Researchers working on this paper, including those from the John Innes Centre and the University of Oxford, developed a new method for isolating growing and mature root hair cells to better analyse their transcriptomes my microarray analysis. By comparing the transcriptomes of these root hair cells with those of pollen tubes, the team found a statistical relationship between the datasets, suggesting a common transcriptional profile pattern for the apical growing cells in a plant. This study will underpin the further genetic and physiological dissection of the mechanisms underlying apical growth of plant cells.

  • Cook C, Francocci F, Cervone F, Bellincampi D, Bolwell PG, Ferrari S and Devoto A. Combination of pretreatment with white rot fungi and modification of primary and secondary cell walls improves saccharification. BioEnergy Research, 5 August 2014. DOI: 10.1007/s12155-014-9512-y. [Open Access]

Here’s a paper from GARNet’s very own communication and liaison officer, Charis Cook! The final paper to be published from her PhD in the Devoto lab at Royal Holloway, here Charis et al describe how pre-treating biomass with two types of white rot fungi can improve saccharification and thus increase the accessibility of cellulose in the cell wall. The work was done in tobacco and in Arabidopsis thaliana lines with reduced de-esterified homogalacturonan content.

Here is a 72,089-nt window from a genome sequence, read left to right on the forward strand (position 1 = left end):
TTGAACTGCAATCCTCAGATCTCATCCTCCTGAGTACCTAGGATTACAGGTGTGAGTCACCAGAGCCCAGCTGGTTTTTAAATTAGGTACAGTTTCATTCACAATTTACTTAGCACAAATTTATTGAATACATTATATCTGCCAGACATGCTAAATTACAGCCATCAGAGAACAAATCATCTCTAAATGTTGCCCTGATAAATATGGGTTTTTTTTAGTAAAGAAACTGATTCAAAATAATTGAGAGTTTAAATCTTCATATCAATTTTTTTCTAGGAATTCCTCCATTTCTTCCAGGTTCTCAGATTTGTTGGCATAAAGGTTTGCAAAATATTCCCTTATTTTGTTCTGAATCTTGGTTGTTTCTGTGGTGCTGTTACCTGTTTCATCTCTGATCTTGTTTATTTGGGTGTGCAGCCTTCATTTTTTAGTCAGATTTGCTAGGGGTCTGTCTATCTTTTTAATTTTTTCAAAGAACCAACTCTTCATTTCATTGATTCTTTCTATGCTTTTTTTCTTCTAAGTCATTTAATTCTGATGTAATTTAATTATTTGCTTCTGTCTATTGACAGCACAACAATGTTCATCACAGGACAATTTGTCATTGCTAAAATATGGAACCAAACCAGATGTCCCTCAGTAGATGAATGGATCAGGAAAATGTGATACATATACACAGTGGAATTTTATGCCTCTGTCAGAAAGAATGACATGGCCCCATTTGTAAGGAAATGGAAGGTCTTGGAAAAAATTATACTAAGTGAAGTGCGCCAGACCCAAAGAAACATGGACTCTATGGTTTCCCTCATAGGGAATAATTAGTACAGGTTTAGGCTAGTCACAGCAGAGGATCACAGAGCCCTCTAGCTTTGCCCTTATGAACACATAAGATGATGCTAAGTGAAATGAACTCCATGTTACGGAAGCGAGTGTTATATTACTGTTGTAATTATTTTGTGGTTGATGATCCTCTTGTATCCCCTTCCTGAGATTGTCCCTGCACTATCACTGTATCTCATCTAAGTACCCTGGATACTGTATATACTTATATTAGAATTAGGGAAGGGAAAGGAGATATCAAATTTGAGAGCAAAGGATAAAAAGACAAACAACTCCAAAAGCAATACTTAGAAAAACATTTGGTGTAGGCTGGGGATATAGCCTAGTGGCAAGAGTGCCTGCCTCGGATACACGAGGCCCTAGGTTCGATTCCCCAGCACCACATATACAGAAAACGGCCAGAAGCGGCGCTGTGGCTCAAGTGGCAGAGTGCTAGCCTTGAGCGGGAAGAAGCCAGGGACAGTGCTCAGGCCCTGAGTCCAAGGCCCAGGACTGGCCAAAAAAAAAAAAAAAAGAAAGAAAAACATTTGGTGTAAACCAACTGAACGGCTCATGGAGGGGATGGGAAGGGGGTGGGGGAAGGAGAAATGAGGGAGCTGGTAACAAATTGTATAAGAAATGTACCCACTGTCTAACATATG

• Mitchell K, Brown I, Knox P and Mansfield J. The role of cell wall-based defences in the early restriction of non-pathogenic hrp mutant bacteria in Arabidopsis. Phytochemistry, 6 August 2014. DOI: 10.1016/j.phytochem.2014.07.015.

Scientists from the Universities of KentLeeds and Imperial College London studied the effects of challenging Arabidopsis leaves with an hrp mutant strain ofPseudomonas syringae. It was found that, although they remained viable, hrp mutant bacteria were restricted in growth within 6 hours, and the plant accumulated for H2Oand peroxidase around the mutant than in the wild type. The results suggest that the generation of H2Ocould be a likely target for effector proteins injected into plant cells by the wild-type bacteria.

  • Koster T, Meyer K, Weinholdt C, Smith LM, Lummer M, Speth C, Grosse I, Weigel D and Staiger D. Regulation of pri-miRNA processing by the hnRNP-like protein AtGRP7 in Arabidopsis. Nucleic Acids Research, 7 August 2014. DOI: 10.1093/nar/gku716.

Lisa Smith from the University of Sheffield worked with German colleagues on this Nucleic Acids Research paper. It is already known that the hnRNP-like glycine-rich RNA-binding protein AtGRP7 regulates pre-mRNA splicing in Arabidopsis, but here it is shown the AtGRP7 as has an effect on miRNA levels in the plant. Arabidopsis lines overexpressing AtGRP7 showed a significant reduction in the level of 30 different miRNAs, and an increase in a further 14; RNA immunoprecipitation also revealed that AtGRP7 interacts directly wit the pri-miRNAs in vivo.